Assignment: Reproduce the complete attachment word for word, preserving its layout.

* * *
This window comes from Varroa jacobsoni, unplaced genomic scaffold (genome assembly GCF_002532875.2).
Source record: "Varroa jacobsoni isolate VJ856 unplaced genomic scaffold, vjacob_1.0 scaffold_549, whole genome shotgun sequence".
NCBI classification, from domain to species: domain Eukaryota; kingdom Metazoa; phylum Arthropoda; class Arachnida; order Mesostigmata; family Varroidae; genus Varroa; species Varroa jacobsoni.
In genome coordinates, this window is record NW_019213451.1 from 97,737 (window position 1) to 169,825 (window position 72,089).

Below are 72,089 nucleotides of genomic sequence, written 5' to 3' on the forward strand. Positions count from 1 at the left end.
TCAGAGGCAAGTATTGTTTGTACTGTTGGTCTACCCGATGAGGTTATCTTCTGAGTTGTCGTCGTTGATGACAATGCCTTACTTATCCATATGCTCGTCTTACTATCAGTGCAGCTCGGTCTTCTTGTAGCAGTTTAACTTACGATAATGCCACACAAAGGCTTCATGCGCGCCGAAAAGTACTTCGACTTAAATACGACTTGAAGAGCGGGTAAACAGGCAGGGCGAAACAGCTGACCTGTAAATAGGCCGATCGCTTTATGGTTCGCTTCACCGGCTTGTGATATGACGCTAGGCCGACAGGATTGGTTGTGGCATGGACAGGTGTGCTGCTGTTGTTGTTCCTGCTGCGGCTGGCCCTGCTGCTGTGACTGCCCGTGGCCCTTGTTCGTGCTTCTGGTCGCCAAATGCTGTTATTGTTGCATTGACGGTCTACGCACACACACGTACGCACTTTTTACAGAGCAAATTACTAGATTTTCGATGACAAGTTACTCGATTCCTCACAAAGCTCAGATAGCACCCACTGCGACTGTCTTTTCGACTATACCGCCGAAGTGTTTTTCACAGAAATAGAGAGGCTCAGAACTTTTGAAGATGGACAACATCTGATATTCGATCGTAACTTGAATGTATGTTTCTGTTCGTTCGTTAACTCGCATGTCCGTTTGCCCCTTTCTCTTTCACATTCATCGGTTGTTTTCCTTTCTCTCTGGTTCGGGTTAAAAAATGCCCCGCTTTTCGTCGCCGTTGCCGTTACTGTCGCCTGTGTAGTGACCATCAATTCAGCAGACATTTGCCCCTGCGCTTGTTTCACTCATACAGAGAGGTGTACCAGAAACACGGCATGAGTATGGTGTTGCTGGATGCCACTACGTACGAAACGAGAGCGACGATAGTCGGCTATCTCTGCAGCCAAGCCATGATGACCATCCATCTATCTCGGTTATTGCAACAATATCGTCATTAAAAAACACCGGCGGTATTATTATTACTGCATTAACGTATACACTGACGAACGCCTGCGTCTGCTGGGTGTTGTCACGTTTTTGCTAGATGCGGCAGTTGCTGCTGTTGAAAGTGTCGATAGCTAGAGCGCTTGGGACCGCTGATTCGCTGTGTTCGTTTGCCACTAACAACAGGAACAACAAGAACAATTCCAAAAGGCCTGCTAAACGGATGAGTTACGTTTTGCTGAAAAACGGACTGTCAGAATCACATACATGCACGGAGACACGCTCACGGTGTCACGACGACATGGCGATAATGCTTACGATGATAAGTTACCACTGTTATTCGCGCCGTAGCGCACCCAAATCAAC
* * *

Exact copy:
This window comes from Varroa jacobsoni, unplaced genomic scaffold (genome assembly GCF_002532875.2).
Source record: "Varroa jacobsoni isolate VJ856 unplaced genomic scaffold, vjacob_1.0 scaffold_549, whole genome shotgun sequence".
NCBI classification, from domain to species: domain Eukaryota; kingdom Metazoa; phylum Arthropoda; class Arachnida; order Mesostigmata; family Varroidae; genus Varroa; species Varroa jacobsoni.
In genome coordinates, this window is record NW_019213451.1 from 97,737 (window position 1) to 169,825 (window position 72,089).

Below are 72,089 nucleotides of genomic sequence, written 5' to 3' on the forward strand. Positions count from 1 at the left end.
TCAGAGGCAAGTATTGTTTGTACTGTTGGTCTACCCGATGAGGTTATCTTCTGAGTTGTCGTCGTTGATGACAATGCCTTACTTATCCATATGCTCGTCTTACTATCAGTGCAGCTCGGTCTTCTTGTAGCAGTTTAACTTACGATAATGCCACACAAAGGCTTCATGCGCGCCGAAAAGTACTTCGACTTAAATACGACTTGAAGAGCGGGTAAACAGGCAGGGCGAAACAGCTGACCTGTAAATAGGCCGATCGCTTTATGGTTCGCTTCACCGGCTTGTGATATGACGCTAGGCCGACAGGATTGGTTGTGGCATGGACAGGTGTGCTGCTGTTGTTGTTCCTGCTGCGGCTGGCCCTGCTGCTGTGACTGCCCGTGGCCCTTGTTCGTGCTTCTGGTCGCCAAATGCTGTTATTGTTGCATTGACGGTCTACGCACACACACGTACGCACTTTTTACAGAGCAAATTACTAGATTTTCGATGACAAGTTACTCGATTCCTCACAAAGCTCAGATAGCACCCACTGCGACTGTCTTTTCGACTATACCGCCGAAGTGTTTTTCACAGAAATAGAGAGGCTCAGAACTTTTGAAGATGGACAACATCTGATATTCGATCGTAACTTGAATGTATGTTTCTGTTCGTTCGTTAACTCGCATGTCCGTTTGCCCCTTTCTCTTTCACATTCATCGGTTGTTTTCCTTTCTCTCTGGTTCGGGTTAAAAAATGCCCCGCTTTTCGTCGCCGTTGCCGTTACTGTCGCCTGTGTAGTGACCATCAATTCAGCAGACATTTGCCCCTGCGCTTGTTTCACTCATACAGAGAGGTGTACCAGAAACACGGCATGAGTATGGTGTTGCTGGATGCCACTACGTACGAAACGAGAGCGACGATAGTCGGCTATCTCTGCAGCCAAGCCATGATGACCATCCATCTATCTCGGTTATTGCAACAATATCGTCATTAAAAAACACCGGCGGTATTATTATTACTGCATTAACGTATACACTGACGAACGCCTGCGTCTGCTGGGTGTTGTCACGTTTTTGCTAGATGCGGCAGTTGCTGCTGTTGAAAGTGTCGATAGCTAGAGCGCTTGGGACCGCTGATTCGCTGTGTTCGTTTGCCACTAACAACAGGAACAACAAGAACAATTCCAAAAGGCCTGCTAAACGGATGAGTTACGTTTTGCTGAAAAACGGACTGTCAGAATCACATACATGCACGGAGACACGCTCACGGTGTCACGACGACATGGCGATAATGCTTACGATGATAAGTTACCACTGTTATTCGCGCCGTAGCGCACCCAAATCAAC